Three Mistakes Women Make In The Workplace
Companies with women leaders at the helm are often more successful. An S&P Global Markets Intelligence Study shows that public companies with women CEOs or CFOs are more profitable and produced better stock market performance than many companies with men in the C-suite.
Female leaders are also more effective in crisis situations. According to a Harvard Business Review study, women leaders were more effective both before and during the pandemic. Women outscored men on nearly all leadership competencies, including taking initiative, inspiring others and making decisions.
Female leaders also tend to have more engaged teams, with their direct reports saying they feel cared for and listened to. Despite all signs pointing to women contributing significantly in many diverse ways in the workplace, women sometimes inadvertently slow their professional growth.
Alaina Love, CEO of Purpose Linked Consulting, says it often comes down to women’s power—how they claim it, use it or surrender it. In this issue of Promotional Consultant Today, we discuss Love’s thoughts on three mistakes women make when it comes to power in the workplace.
1. They allow their power to be downplayed. Women professionals focus often on relationships. When someone downplays their talents or capabilities, women tend to use valuable emotional and mental capital to react. These kind of empty calorie thoughts prevent women from maximizing what they can control, says Love.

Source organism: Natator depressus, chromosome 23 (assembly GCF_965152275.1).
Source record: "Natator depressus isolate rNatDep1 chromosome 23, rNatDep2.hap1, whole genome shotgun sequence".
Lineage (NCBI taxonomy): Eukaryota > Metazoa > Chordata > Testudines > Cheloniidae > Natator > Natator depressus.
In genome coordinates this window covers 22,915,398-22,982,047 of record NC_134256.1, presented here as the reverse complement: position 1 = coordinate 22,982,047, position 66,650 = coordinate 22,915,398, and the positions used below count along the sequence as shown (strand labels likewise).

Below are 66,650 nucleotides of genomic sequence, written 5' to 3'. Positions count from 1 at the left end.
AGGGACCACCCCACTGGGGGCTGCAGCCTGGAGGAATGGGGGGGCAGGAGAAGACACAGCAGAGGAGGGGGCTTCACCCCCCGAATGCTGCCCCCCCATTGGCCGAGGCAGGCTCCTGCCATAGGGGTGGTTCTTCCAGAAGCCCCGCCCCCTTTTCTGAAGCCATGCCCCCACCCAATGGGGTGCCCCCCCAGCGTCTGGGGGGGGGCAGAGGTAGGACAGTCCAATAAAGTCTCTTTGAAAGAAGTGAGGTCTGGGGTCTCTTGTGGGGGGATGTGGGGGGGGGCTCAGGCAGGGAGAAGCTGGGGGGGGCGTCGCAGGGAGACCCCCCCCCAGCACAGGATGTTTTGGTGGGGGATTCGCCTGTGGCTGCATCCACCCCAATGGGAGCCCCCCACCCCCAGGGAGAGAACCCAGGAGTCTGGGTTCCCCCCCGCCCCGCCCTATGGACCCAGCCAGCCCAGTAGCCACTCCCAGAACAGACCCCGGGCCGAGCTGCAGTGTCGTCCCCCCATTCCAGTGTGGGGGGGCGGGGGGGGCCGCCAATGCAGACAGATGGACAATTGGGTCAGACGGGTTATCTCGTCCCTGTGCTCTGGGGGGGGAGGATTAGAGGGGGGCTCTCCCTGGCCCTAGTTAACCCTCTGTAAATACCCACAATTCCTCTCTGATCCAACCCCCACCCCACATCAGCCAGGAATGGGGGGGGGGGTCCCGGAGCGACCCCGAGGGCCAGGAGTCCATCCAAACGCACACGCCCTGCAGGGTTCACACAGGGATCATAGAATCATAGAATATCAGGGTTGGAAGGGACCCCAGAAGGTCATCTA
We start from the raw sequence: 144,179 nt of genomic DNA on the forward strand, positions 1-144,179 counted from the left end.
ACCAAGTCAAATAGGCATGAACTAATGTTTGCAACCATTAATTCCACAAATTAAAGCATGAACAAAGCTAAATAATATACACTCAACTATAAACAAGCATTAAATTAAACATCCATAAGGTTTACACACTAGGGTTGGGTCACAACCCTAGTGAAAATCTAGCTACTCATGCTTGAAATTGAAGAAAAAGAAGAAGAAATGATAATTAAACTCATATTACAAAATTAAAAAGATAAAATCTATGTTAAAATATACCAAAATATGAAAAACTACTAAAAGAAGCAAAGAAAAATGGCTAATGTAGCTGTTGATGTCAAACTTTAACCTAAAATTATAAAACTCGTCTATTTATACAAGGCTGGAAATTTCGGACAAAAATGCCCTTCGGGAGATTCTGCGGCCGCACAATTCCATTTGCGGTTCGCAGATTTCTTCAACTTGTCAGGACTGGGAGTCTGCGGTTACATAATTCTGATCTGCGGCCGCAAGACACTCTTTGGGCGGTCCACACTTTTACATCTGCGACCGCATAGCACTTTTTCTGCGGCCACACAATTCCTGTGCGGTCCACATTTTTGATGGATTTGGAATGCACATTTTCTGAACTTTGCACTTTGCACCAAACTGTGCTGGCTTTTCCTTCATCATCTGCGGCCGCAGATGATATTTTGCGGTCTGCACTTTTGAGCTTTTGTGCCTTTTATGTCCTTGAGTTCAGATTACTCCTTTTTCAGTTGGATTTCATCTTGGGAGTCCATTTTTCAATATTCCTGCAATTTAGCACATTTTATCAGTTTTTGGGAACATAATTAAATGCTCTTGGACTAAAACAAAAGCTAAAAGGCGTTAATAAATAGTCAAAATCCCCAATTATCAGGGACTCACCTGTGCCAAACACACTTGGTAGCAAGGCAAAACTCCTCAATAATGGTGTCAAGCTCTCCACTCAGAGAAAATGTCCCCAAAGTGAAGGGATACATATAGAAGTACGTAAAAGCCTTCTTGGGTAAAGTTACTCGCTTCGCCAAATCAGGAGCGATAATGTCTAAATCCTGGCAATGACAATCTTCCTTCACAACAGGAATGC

2. They give their power away. Another way women slow their professional growth is worrying too much about what others think about them. Women may hesitate to speak up for fear of what someone else will say about them or they may allow male colleagues to take credit for their ideas. To take back their own power in the workplace, women must remember that feedback is just input. Women get to decide how much of that feedback is true for them.
3. They squander their power. Love points out that women who focus only on positional power squander what they otherwise might leverage. Individuals at all organizational levels can influence outcomes and seed thinking, she says. Love notes that a leader she knows always asks the company receptionist about job candidates she interviews. If the candidate was not respectful or kind to the receptionist, the interview process does not continue.
When it comes to supporting their female colleagues, men can help by actively ask the women on their team about their ideas. When a woman speaks, they can be present and really listen. Men can also help by supporting women’s contributions in the presence of other men. When a female employee is doing most of the work on a client project, for example, men can be intentional about acknowledging the effort.
Think about the women on your sales team—do they let male colleagues take credit for their ideas? Or maybe they don’t feel confident speaking up. Whatever might be the case at your organization, you can help your female employees recognize when they might be stalling their professional growth and take steps to better support them.
Compiled by Audrey Sellers
Source: Alaina Love is CEO of Purpose Linked Consulting and co-author of The Purpose Linked Organization: How Passionate Leaders Inspire Winning Teams and Great Results.